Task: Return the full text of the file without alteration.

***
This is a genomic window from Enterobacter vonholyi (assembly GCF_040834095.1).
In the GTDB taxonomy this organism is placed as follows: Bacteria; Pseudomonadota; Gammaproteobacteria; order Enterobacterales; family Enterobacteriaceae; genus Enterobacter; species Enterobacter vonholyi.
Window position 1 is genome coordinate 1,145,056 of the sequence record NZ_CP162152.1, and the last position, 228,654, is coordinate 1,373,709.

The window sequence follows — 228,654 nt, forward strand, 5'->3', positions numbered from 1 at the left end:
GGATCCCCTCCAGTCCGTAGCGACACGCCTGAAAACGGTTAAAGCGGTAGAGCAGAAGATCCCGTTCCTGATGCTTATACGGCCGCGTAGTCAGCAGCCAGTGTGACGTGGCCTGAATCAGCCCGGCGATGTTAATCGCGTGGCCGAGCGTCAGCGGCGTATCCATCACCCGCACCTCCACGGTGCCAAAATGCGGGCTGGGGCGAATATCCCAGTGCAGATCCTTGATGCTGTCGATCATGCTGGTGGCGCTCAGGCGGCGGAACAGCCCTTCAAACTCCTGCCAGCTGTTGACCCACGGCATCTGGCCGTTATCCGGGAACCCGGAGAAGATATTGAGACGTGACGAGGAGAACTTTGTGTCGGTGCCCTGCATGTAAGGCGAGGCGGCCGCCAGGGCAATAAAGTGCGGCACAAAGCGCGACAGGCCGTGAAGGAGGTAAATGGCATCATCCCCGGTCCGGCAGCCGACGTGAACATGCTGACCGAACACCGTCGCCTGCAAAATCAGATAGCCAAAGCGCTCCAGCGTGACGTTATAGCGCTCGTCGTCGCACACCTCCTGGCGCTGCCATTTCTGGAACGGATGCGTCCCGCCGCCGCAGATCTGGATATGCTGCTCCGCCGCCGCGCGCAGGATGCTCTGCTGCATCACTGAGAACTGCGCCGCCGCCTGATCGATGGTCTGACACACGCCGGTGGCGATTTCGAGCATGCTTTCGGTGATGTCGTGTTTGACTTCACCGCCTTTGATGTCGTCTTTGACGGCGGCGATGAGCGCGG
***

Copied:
This is a genomic window from Enterobacter vonholyi (assembly GCF_040834095.1).
In the GTDB taxonomy this organism is placed as follows: Bacteria; Pseudomonadota; Gammaproteobacteria; order Enterobacterales; family Enterobacteriaceae; genus Enterobacter; species Enterobacter vonholyi.
Window position 1 is genome coordinate 1,145,056 of the sequence record NZ_CP162152.1, and the last position, 228,654, is coordinate 1,373,709.

The window sequence follows — 228,654 nt, forward strand, 5'->3', positions numbered from 1 at the left end:
GGATCCCCTCCAGTCCGTAGCGACACGCCTGAAAACGGTTAAAGCGGTAGAGCAGAAGATCCCGTTCCTGATGCTTATACGGCCGCGTAGTCAGCAGCCAGTGTGACGTGGCCTGAATCAGCCCGGCGATGTTAATCGCGTGGCCGAGCGTCAGCGGCGTATCCATCACCCGCACCTCCACGGTGCCAAAATGCGGGCTGGGGCGAATATCCCAGTGCAGATCCTTGATGCTGTCGATCATGCTGGTGGCGCTCAGGCGGCGGAACAGCCCTTCAAACTCCTGCCAGCTGTTGACCCACGGCATCTGGCCGTTATCCGGGAACCCGGAGAAGATATTGAGACGTGACGAGGAGAACTTTGTGTCGGTGCCCTGCATGTAAGGCGAGGCGGCCGCCAGGGCAATAAAGTGCGGCACAAAGCGCGACAGGCCGTGAAGGAGGTAAATGGCATCATCCCCGGTCCGGCAGCCGACGTGAACATGCTGACCGAACACCGTCGCCTGCAAAATCAGATAGCCAAAGCGCTCCAGCGTGACGTTATAGCGCTCGTCGTCGCACACCTCCTGGCGCTGCCATTTCTGGAACGGATGCGTCCCGCCGCCGCAGATCTGGATATGCTGCTCCGCCGCCGCGCGCAGGATGCTCTGCTGCATCACTGAGAACTGCGCCGCCGCCTGATCGATGGTCTGACACACGCCGGTGGCGATTTCGAGCATGCTTTCGGTGATGTCGTGTTTGACTTCACCGCCTTTGATGTCGTCTTTGACGGCGGCGATGAGCGCGG